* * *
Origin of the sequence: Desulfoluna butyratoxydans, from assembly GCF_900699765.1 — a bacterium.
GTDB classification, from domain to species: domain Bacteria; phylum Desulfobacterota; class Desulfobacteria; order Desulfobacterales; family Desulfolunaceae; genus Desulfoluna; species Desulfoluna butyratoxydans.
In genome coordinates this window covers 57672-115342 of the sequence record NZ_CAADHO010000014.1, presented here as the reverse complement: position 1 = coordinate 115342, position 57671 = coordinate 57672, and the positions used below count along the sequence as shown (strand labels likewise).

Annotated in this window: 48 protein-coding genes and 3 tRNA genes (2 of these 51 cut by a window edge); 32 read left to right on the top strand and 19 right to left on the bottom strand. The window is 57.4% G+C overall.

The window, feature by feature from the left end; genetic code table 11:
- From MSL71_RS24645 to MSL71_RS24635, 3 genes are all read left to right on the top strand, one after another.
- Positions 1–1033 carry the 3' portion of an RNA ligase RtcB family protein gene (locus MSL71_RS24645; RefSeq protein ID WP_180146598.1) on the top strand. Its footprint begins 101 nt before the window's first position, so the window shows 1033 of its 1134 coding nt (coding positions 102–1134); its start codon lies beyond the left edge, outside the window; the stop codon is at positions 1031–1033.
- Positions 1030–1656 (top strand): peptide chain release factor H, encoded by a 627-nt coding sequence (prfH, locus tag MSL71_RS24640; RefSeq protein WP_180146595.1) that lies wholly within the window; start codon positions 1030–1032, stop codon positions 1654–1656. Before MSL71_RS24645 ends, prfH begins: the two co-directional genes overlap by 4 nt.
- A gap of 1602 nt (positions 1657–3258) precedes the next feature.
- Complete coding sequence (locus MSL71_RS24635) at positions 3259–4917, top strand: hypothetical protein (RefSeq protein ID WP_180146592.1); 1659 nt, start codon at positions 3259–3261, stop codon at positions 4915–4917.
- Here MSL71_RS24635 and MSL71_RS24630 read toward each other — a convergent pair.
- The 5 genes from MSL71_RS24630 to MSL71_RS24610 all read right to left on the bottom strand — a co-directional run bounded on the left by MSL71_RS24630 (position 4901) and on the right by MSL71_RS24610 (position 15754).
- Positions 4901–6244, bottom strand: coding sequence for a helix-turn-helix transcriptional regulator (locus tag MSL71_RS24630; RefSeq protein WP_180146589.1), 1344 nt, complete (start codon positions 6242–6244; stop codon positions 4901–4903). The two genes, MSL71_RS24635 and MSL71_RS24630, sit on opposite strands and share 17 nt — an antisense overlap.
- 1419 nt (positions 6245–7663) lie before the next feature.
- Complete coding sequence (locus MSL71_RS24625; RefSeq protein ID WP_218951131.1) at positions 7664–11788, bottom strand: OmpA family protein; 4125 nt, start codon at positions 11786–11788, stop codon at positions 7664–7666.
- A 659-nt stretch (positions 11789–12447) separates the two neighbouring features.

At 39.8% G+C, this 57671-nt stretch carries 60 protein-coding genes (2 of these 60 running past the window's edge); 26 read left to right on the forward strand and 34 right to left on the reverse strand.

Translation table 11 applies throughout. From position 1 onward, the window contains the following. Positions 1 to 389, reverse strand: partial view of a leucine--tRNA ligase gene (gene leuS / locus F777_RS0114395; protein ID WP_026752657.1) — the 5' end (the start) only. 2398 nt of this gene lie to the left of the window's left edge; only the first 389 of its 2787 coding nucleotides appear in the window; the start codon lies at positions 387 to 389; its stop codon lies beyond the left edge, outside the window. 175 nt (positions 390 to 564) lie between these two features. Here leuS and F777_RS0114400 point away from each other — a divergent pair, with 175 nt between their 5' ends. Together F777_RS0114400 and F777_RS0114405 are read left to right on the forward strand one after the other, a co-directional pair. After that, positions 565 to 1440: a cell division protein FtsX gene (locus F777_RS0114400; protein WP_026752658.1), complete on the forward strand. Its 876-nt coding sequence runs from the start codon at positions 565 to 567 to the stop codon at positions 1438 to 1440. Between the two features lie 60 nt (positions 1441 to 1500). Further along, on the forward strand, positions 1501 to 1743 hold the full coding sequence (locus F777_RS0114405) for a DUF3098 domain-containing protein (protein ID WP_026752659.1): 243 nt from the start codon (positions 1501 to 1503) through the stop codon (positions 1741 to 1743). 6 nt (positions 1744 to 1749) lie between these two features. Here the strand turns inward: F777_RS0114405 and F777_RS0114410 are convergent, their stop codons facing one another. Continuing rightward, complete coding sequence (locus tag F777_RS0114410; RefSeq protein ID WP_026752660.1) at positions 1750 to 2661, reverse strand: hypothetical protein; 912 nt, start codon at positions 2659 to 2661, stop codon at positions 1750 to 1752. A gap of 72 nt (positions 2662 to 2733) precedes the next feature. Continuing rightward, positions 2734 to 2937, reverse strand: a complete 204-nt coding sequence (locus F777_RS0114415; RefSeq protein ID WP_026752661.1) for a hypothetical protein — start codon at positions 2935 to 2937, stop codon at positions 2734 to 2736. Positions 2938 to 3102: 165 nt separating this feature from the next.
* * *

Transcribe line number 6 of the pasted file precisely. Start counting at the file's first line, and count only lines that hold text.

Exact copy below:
- From MSL71_RS24645 to MSL71_RS24635, 3 genes are all read left to right on the top strand, one after another.